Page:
Lauterbrunnen Valley, with its vertical sides and flat bottom, is U-shaped, a textbook example of a glacier-shaped valley. While the main town, also called Lauterbrunnen, sits on the valley floor, neighboring towns hang on cliffs high above. “Lauterbrunnen” means “loud waters” – an apt name. Waterfalls plummet from cliffs all along the valley.
Staubach Falls – one of the highest in Switzerland – drops nearly 1,000 feet. The valley – with its riverside trails, traditional farmhouses, and chorus of surrounding peaks cheering you on — is a magnet for nature lovers.
Towering high above are the icy Jungfrau, Monch, and Eiger peaks, named for the legend of the young maiden, Jungfrau, being protected by the monk, or Monch, from the mean ogre, or Eiger. And perched on a saddle between two of those mountains is the Jungfraujoch Station, and that’s where we’re going by train.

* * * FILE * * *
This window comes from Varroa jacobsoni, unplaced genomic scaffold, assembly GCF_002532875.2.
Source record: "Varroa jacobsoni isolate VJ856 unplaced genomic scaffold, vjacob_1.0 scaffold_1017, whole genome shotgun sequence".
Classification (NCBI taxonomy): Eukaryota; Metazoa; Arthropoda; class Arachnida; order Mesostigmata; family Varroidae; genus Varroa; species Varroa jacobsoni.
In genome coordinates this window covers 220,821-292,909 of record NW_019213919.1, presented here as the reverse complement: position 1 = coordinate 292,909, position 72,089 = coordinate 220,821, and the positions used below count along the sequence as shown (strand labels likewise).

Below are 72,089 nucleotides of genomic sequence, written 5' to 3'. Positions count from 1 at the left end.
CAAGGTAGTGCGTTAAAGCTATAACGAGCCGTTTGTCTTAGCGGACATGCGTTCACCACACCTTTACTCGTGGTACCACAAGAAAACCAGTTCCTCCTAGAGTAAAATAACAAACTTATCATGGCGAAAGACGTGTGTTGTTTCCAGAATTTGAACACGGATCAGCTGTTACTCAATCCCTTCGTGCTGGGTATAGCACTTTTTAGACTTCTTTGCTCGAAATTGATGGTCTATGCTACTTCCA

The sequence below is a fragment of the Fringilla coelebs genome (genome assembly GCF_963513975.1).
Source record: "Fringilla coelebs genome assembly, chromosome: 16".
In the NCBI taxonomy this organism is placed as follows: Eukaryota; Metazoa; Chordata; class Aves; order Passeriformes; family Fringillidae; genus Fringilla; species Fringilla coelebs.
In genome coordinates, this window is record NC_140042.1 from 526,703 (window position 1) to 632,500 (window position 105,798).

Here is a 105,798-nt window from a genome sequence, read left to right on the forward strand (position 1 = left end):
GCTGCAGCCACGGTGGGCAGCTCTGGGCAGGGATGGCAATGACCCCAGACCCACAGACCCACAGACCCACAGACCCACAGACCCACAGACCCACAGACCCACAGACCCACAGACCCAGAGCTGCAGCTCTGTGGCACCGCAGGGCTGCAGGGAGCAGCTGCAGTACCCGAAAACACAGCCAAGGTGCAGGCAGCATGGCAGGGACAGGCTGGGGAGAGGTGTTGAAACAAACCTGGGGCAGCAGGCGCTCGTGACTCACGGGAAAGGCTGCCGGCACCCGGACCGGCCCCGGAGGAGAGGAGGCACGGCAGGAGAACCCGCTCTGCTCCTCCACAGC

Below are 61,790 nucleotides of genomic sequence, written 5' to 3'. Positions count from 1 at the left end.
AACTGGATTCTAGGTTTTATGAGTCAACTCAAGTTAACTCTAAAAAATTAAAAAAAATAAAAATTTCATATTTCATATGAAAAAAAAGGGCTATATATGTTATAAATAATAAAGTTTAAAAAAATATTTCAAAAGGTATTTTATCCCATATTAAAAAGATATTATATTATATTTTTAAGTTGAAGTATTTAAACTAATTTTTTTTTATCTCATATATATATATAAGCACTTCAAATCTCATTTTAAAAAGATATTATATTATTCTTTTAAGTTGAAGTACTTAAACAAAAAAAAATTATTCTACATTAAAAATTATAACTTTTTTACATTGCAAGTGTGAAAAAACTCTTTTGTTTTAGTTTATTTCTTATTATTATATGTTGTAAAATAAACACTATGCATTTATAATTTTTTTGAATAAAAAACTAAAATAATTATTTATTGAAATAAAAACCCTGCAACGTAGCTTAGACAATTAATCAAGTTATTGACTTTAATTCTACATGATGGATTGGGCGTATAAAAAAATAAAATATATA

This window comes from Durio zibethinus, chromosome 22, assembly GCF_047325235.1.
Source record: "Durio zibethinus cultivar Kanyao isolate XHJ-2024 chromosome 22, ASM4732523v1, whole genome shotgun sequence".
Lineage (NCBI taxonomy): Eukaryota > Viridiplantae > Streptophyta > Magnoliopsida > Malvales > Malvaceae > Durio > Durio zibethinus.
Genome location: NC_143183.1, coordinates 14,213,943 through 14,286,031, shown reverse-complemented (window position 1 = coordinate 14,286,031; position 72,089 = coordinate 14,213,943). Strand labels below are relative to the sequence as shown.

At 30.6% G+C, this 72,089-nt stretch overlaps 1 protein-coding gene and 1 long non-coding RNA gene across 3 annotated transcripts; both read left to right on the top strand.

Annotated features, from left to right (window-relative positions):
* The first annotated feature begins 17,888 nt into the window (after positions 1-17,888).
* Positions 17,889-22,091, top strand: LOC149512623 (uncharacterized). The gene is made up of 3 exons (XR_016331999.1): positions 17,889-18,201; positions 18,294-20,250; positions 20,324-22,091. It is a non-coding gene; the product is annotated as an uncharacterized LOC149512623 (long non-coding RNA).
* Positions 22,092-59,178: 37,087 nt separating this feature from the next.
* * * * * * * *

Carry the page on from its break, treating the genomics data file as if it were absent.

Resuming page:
From the valley floor, a cogwheel train takes tourists and mountaineers alike on this ear-popping journey. As we gradually climb, the views continually unfold.
Eventually, we arrive at Kleine Scheidegg, a rail junction at the base of the peaks. For well over a century, this has been the jumping-off point for rock climbers attempting to scale the foreboding north face of the Eiger. Kleine Scheidegg has souvenir shops, hearty food for hikers, and rustic 19th-century hotels – a reminder that tourism is nothing new here.
- Lauterbrunnen, it sits on the valley floor
- towns hang on cliffs high above
- Staubach Falls – one of the highest in Switzerland
- with its riverside trails, traditional farmhouses
- As we gradually climb
- hearty food for hikers
Swiss valley listening vocabulary exercise